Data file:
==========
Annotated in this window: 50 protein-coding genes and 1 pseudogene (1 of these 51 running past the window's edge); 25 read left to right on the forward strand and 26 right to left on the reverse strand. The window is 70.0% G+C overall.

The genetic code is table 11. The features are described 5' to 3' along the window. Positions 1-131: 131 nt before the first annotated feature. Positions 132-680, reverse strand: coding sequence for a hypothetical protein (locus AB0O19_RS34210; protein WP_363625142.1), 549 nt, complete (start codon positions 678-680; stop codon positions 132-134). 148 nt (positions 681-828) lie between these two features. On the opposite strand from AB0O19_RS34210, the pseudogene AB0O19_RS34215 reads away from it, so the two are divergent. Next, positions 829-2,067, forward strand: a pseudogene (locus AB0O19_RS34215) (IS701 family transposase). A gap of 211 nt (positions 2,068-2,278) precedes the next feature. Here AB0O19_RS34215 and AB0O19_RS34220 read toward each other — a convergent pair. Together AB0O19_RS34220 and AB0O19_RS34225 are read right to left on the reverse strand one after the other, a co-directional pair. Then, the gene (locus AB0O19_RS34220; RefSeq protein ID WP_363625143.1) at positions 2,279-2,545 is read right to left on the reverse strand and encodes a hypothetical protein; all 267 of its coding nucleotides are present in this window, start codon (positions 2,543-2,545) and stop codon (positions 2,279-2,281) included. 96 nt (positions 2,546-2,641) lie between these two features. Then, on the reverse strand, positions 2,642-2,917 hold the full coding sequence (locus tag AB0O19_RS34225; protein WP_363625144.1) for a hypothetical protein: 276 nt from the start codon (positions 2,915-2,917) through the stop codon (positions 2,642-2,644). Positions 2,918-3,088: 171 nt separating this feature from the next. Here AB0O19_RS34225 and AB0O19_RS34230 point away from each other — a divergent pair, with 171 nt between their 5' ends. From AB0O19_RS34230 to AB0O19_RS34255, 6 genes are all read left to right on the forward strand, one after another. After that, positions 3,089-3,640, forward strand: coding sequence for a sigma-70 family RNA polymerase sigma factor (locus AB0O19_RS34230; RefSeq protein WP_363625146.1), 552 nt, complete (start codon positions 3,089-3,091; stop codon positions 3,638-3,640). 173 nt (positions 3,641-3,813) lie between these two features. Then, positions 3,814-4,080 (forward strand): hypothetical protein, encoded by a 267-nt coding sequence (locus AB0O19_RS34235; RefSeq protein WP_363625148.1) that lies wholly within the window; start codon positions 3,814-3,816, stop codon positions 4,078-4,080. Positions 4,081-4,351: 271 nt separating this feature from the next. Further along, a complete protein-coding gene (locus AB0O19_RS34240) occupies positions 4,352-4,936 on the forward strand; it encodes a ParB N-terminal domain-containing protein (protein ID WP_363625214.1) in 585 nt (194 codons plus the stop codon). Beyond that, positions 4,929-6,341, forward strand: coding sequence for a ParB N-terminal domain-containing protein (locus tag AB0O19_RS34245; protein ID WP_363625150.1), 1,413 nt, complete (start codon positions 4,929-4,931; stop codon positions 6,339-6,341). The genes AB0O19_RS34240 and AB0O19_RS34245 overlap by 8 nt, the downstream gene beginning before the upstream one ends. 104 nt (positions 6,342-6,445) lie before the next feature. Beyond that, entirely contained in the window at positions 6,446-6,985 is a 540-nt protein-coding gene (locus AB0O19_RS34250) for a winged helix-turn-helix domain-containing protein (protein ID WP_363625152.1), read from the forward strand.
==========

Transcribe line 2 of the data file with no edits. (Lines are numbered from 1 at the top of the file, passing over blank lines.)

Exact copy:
The genetic code is table 11. The features are described 5' to 3' along the window. Positions 1-131: 131 nt before the first annotated feature. Positions 132-680, reverse strand: coding sequence for a hypothetical protein (locus AB0O19_RS34210; protein WP_363625142.1), 549 nt, complete (start codon positions 678-680; stop codon positions 132-134). 148 nt (positions 681-828) lie between these two features. On the opposite strand from AB0O19_RS34210, the pseudogene AB0O19_RS34215 reads away from it, so the two are divergent. Next, positions 829-2,067, forward strand: a pseudogene (locus AB0O19_RS34215) (IS701 family transposase). A gap of 211 nt (positions 2,068-2,278) precedes the next feature. Here AB0O19_RS34215 and AB0O19_RS34220 read toward each other — a convergent pair. Together AB0O19_RS34220 and AB0O19_RS34225 are read right to left on the reverse strand one after the other, a co-directional pair. Then, the gene (locus AB0O19_RS34220; RefSeq protein ID WP_363625143.1) at positions 2,279-2,545 is read right to left on the reverse strand and encodes a hypothetical protein; all 267 of its coding nucleotides are present in this window, start codon (positions 2,543-2,545) and stop codon (positions 2,279-2,281) included. 96 nt (positions 2,546-2,641) lie between these two features. Then, on the reverse strand, positions 2,642-2,917 hold the full coding sequence (locus tag AB0O19_RS34225; protein WP_363625144.1) for a hypothetical protein: 276 nt from the start codon (positions 2,915-2,917) through the stop codon (positions 2,642-2,644). Positions 2,918-3,088: 171 nt separating this feature from the next. Here AB0O19_RS34225 and AB0O19_RS34230 point away from each other — a divergent pair, with 171 nt between their 5' ends. From AB0O19_RS34230 to AB0O19_RS34255, 6 genes are all read left to right on the forward strand, one after another. After that, positions 3,089-3,640, forward strand: coding sequence for a sigma-70 family RNA polymerase sigma factor (locus AB0O19_RS34230; RefSeq protein WP_363625146.1), 552 nt, complete (start codon positions 3,089-3,091; stop codon positions 3,638-3,640). 173 nt (positions 3,641-3,813) lie between these two features. Then, positions 3,814-4,080 (forward strand): hypothetical protein, encoded by a 267-nt coding sequence (locus AB0O19_RS34235; RefSeq protein WP_363625148.1) that lies wholly within the window; start codon positions 3,814-3,816, stop codon positions 4,078-4,080. Positions 4,081-4,351: 271 nt separating this feature from the next. Further along, a complete protein-coding gene (locus AB0O19_RS34240) occupies positions 4,352-4,936 on the forward strand; it encodes a ParB N-terminal domain-containing protein (protein ID WP_363625214.1) in 585 nt (194 codons plus the stop codon). Beyond that, positions 4,929-6,341, forward strand: coding sequence for a ParB N-terminal domain-containing protein (locus tag AB0O19_RS34245; protein ID WP_363625150.1), 1,413 nt, complete (start codon positions 4,929-4,931; stop codon positions 6,339-6,341). The genes AB0O19_RS34240 and AB0O19_RS34245 overlap by 8 nt, the downstream gene beginning before the upstream one ends. 104 nt (positions 6,342-6,445) lie before the next feature. Beyond that, entirely contained in the window at positions 6,446-6,985 is a 540-nt protein-coding gene (locus AB0O19_RS34250) for a winged helix-turn-helix domain-containing protein (protein ID WP_363625152.1), read from the forward strand.